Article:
The princess had remained in her final resting place since about 609BC. German experts began to dig out the 80 tonnes of clay covering the grave to remove it bring it their offices where it could be examined.

Experts believe that the manner that she was buried, with expensive jewels, shows that she was of a high social rank. The brooches found are particularly beautiful with Celtic designs in gold and amber. According to BBC reports the remains of a child were also found in the grave. The child is presumed to be the princess'.

The entire grave and the surrounding clay were unearthed, put onto a truck and transported to the office of archaeological service of the state of Baden-Wuerttemberg, in Ludwigsburg near Stuttgart. The grave, incased in concrete, ended its journey in the back garden of the offices protected by a tent.

http://www.irishcentral.com/news/ar...RITES-SEPT8&utm_term=The Best of IrishCentral
 
Celts: Art and Identity review – a wild world of visions and myth
British Museum, London
This exemplary show of Celtic art digs deep into 2,500 years of astounding abstract beauty
Laura Cumming
Sunday 27 September 2015 08.00 BST

...
He looks like nothing on earth, this frightening man with two faces (or was he a god?). Certainly he does not look Celtic. So it is only right that the British Museum’s staggering new blockbuster should open with this 2,000-year-old statue, found in a German field. For it turns out that the Celts are not quite what we thought. We may associate the word “Celtic” specifically with Scotland, Ireland, Wales, Cornwall, the Isle of Man and Brittany, but the name was first used around 500BC by the ancient Greeks, who used it to describe people living all over northern Europe.

So it is the sculptor who made the dragon-hinged jug in this show around 400BC in France, and the jeweller who twisted gold into shining bracelets in Germany around the same time. It is the soldier in what is now Bulgaria, whose chariot was fitted with owl-eyed human faces, and all the people who supped from a massive silver cauldron, a bull and a woman warrior at its base, found in a Danish peat bog in 1891.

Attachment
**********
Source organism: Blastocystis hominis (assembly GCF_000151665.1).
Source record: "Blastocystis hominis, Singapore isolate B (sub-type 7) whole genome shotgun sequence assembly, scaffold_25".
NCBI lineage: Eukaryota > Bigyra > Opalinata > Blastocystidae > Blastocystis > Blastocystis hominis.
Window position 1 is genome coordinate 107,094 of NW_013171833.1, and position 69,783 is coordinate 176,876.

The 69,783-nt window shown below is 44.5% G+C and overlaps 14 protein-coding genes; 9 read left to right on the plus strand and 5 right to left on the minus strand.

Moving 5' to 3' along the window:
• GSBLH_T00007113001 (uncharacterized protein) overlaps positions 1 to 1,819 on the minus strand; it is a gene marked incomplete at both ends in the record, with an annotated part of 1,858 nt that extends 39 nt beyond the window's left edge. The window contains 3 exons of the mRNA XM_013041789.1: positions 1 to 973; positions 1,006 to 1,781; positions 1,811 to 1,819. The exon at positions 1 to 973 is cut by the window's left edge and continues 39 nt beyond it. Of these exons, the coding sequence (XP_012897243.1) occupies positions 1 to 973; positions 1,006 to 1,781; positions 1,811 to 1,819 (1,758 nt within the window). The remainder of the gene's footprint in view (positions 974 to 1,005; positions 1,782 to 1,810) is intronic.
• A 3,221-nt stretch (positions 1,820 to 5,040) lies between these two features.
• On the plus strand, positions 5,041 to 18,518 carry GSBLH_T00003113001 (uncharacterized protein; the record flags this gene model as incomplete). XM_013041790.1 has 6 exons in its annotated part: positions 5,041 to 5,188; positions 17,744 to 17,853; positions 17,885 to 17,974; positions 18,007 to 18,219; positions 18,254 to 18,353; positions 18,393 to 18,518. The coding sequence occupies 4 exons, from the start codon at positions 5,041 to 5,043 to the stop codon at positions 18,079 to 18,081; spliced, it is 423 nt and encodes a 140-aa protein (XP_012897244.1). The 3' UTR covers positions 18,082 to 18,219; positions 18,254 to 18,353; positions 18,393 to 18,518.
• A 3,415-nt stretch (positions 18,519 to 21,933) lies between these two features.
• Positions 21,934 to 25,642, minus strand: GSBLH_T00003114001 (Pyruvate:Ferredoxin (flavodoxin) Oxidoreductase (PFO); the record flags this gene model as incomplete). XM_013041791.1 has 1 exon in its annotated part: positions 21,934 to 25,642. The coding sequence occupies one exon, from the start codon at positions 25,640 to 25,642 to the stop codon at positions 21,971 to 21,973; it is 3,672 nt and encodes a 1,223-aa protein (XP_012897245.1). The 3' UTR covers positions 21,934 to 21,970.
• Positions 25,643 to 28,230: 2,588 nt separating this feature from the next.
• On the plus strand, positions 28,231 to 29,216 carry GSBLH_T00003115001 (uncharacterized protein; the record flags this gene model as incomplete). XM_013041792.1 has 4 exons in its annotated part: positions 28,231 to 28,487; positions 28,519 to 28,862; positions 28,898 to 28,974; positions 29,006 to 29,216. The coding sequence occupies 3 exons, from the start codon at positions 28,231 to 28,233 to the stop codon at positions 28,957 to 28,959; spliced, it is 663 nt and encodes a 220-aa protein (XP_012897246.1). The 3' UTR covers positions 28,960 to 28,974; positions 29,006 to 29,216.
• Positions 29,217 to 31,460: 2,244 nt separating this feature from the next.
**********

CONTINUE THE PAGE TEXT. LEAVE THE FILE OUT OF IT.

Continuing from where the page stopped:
...

The organisers (from the British Museum’s exceptional generation of young curators) are surely right to suggest that these objects are all that remain of lost myths. Consider the immense Gundestrup cauldron, with its reliefs of a female warrior jumping like some Twyla Tharp dancer, a giant dipping another warrior in a smaller cauldron and a helmet taking flight in a bird’s claws. You follow the stories frame by frame, like a graphic novel.

The Celts left no writing – amazing fact – so now imagine, the curators urge, what the intricacies of their lines might have meant. The horned helmet thrown into the Thames near Waterloo 2,000 years ago has a showstopping form – a heavy-metal jester’s hat – but is also minutely inscribed with scrolling incisions and swirls; surely some kind of pictographic language.

etc...

http://www.theguardian.com/culture/...british-museum-review-wild-world-visions-myth
 
Tonight on TV:

The Celts: Blood, Iron, and Sacrifice with Alice Roberts and Neil Oliver
9pm - 10pm
BBC Two


Documentaries about the Romans, Anglo-Saxons and Vikings have never been thin on the ground. But the Celts get rather lost in TV history. Notwithstanding a 1987 series (music by Enya!), the expansionist peoples of the Iron Age have been shunted aside. Alice Roberts and Neil Oliver try to put that right with this engaging, darting three-parter.

A sculpture from the third century BC shows that the Romans viewed their opponents as savages. But we see countless examples of how structured and sophisticated Celtic society was: intricate fibulae from a burial site in France, rocksalt mines in the Austrian Alps, the enormous cauldron of a chieftain buried in Germany and so on.

Roberts and Oliver’s narrative baton-passing works surprisingly well in a programme packed with amazing archaeological finds (it’s as easy as brushing away a carpet of leaves in one case) and un-jarring reconstructions.

About this programme
1/3. New series. Anthropologist Alice Roberts and archaeologist Neil Oliver explore the origins and beliefs of the ancient group of peoples, looking at their highly sophisticated tribal culture and influence on vast areas of the ancient world. They begin by examining the origins of the Celts in the Alps of Central Europe and the moment they first came into contact with the Romans, revealing the pivotal battles that took place between the two rivals came to define the future direction of European civilisation and the shape of the modern-day world.